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Participation in voluntary associations that reinforce democratic and civic habits of discussion, compromise, and respect for differences.
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Plurality
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Candidate or party with the most votes cast in an election, not necessarily more than half.
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Majority
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The candidate or party that wins more than half the votes cast in an election.
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Majority Rule
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Governance according to the expressed preferences of the majority.
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Popular Consent
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The idea that a just government must derive its powers from the consent of the people it governs.
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Statism
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The idea that the rights of the nation are supreme over the rights of the individual residing in the nation.
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Constitutionalism
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The set of arguments; including checks and balances, federalism, separation of powers, rule of law, due process, and bill of rights, that requires leaders to listen, think, bargain, and explain before they act or make laws. We then hold them politically and legally accountable for how they exercise their powers.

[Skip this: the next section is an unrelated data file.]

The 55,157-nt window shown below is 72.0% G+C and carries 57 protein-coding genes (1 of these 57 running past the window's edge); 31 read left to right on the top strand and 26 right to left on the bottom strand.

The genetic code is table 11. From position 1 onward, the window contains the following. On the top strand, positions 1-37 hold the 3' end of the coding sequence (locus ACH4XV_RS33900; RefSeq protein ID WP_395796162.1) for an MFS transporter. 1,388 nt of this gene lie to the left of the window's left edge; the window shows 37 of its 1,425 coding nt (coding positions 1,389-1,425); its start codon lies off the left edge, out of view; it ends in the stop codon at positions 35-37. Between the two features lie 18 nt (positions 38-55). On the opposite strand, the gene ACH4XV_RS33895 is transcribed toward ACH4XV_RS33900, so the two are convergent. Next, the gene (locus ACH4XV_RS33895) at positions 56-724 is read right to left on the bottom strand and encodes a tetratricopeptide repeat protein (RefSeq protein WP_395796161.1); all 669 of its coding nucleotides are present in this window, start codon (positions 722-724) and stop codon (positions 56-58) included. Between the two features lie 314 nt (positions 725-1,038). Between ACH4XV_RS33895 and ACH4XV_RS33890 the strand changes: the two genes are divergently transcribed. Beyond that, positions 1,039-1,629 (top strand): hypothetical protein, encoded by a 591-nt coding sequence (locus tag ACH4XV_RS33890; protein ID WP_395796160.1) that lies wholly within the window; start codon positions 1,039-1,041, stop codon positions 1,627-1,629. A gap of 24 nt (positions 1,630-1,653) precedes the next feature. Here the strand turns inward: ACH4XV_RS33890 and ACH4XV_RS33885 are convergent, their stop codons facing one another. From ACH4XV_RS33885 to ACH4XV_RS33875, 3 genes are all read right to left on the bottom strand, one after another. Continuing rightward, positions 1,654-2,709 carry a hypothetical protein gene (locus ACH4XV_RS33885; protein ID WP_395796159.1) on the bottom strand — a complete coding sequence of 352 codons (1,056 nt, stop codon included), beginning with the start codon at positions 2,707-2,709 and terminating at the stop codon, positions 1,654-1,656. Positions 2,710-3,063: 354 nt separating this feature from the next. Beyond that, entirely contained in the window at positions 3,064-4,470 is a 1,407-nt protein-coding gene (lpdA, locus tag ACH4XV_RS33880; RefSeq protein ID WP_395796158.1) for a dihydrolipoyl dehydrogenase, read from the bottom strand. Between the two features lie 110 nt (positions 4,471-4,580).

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Constitutional Democracy
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A government that enforces recognized limits on those who govern and allows the voice of the people to be heard through free, fair, and relatively frequent elections.
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Representative Democracy
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Government that derives its powers indirectly from the people, who elect those who will govern; also called a republic.
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Direct Democracy
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Government by which citizens vote on laws and select officials more directly.
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Democracy
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Government by the people, either directly for indirectly, with free and frequent elections.
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The Federalist
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Series of essays promoting ratification of the Constitution, published anonymously by Alexander Hamilton, John Jay, and James Madison in 1787 and 1788.
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Anti-Federalists
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Opponents of the ratification of the Constitution and of a strong central government generally.
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Federalists
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Supporters of ratification of the Constitution whose position promoting a strong central government was later voiced in the Federalist party.